We are fast approaching Sept. 13, 2023, which will mark 30 years since the Oslo Accords were signed on the White House lawn under the auspices of then-President Bill Clinton.
It was one of the worst mistakes Israel has made over its 75 years of statehood. The Accords elevated arch-terrorist Yasser Arafat into a statesman, but he never changed his stripes. Israel has suffered immensely since Arafat and his minions were given diplomatic status and legitimized.
Since the Oslo Accords were signed, at least 1,661 Israelis have been murdered in terror attacks. Many more have been wounded. Sixty-four Americans have been killed by Palestinian terrorists as well. Not a whisper from the State Department.
The Oslo Accords were by no means accepted by a clear majority of Israelis. Shimon Peres convinced two members of the right-wing Tzomet Party, Gonen Segev and Alex Goldfarb, to vote for the Accords. They were given ministerial positions in return.
Had Segev and Goldfarb voted with the rest of their party, the Oslo Accords would have never come to be. The Tzomet Party was led by true right-winger Rafael Eitan and how Segev and Goldfarb could have broken ranks still troubles me 30 years later.
Israelis by and large see the Oslo Accords as a mistake, but Israel continues to fall prey to the same type of thinking that brought them into existence. Giving guns to terrorists is always a bad idea, but this was precisely what Israel did. The consequences have been tragic and devastating: More than twice as many Israelis were murdered from 1993 to the present as from 1967 to 1993.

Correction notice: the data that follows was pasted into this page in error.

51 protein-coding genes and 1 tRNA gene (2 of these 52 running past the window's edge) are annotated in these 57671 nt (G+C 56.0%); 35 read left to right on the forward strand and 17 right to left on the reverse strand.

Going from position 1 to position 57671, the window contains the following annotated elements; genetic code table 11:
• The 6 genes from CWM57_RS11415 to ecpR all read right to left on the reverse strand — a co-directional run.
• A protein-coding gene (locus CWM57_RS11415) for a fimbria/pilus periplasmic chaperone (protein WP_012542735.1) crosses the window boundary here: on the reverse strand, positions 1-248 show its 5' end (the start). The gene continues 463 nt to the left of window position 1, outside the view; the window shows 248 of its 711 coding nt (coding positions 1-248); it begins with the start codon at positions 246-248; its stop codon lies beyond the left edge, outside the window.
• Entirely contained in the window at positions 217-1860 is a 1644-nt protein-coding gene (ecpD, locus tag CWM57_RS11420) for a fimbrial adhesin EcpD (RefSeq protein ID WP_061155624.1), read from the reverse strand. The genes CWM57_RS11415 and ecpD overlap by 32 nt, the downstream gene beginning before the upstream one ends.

The recent murders of Lucy Dee, Maia Dee, Rina Dee, Or Eshkar, Elan Ganeles, Hallel Yaniv, Yagel Yaniv, Shlomo Liderman, Yaakov Yisrael Paley and Asher Menachem Paley all have their roots in the Oslo Accords.
Palestinian Authority chief Mahmoud Abbas still honors the murderers and continues to pay large sums of money to terrorists and their families. Until Israel and the international community stop the 30-year charade of the Oslo Accords, terrorism will remain a major problem in Israel. Enough is enough.
Dr. Joseph Frager is a lifelong activist and physician. He is chairman of Israel advocacy for the Rabbinical Alliance of America, chairman of the executive committee of American Friends of Ateret Cohanim and executive vice president of the Israel Heritage Foundation.